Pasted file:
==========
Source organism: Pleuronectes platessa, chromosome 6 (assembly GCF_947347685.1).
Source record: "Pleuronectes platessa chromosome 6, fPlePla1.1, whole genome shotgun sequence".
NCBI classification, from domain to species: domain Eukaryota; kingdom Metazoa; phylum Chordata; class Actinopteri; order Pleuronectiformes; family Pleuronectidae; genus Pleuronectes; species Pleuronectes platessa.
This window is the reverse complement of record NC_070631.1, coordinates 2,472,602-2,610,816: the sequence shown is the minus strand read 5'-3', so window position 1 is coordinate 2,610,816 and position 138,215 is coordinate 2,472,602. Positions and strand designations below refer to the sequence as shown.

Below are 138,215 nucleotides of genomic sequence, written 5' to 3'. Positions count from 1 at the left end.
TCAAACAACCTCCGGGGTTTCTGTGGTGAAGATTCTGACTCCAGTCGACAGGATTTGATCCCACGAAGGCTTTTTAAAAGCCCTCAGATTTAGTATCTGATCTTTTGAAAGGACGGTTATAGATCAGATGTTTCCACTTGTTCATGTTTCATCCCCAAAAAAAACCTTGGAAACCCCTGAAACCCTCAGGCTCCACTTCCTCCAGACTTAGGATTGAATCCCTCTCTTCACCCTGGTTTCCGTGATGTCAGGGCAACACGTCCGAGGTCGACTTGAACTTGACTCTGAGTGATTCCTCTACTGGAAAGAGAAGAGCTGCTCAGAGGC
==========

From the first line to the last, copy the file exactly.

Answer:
Source organism: Pleuronectes platessa, chromosome 6 (assembly GCF_947347685.1).
Source record: "Pleuronectes platessa chromosome 6, fPlePla1.1, whole genome shotgun sequence".
NCBI classification, from domain to species: domain Eukaryota; kingdom Metazoa; phylum Chordata; class Actinopteri; order Pleuronectiformes; family Pleuronectidae; genus Pleuronectes; species Pleuronectes platessa.
This window is the reverse complement of record NC_070631.1, coordinates 2,472,602-2,610,816: the sequence shown is the minus strand read 5'-3', so window position 1 is coordinate 2,610,816 and position 138,215 is coordinate 2,472,602. Positions and strand designations below refer to the sequence as shown.

Below are 138,215 nucleotides of genomic sequence, written 5' to 3'. Positions count from 1 at the left end.
TCAAACAACCTCCGGGGTTTCTGTGGTGAAGATTCTGACTCCAGTCGACAGGATTTGATCCCACGAAGGCTTTTTAAAAGCCCTCAGATTTAGTATCTGATCTTTTGAAAGGACGGTTATAGATCAGATGTTTCCACTTGTTCATGTTTCATCCCCAAAAAAAACCTTGGAAACCCCTGAAACCCTCAGGCTCCACTTCCTCCAGACTTAGGATTGAATCCCTCTCTTCACCCTGGTTTCCGTGATGTCAGGGCAACACGTCCGAGGTCGACTTGAACTTGACTCTGAGTGATTCCTCTACTGGAAAGAGAAGAGCTGCTCAGAGGC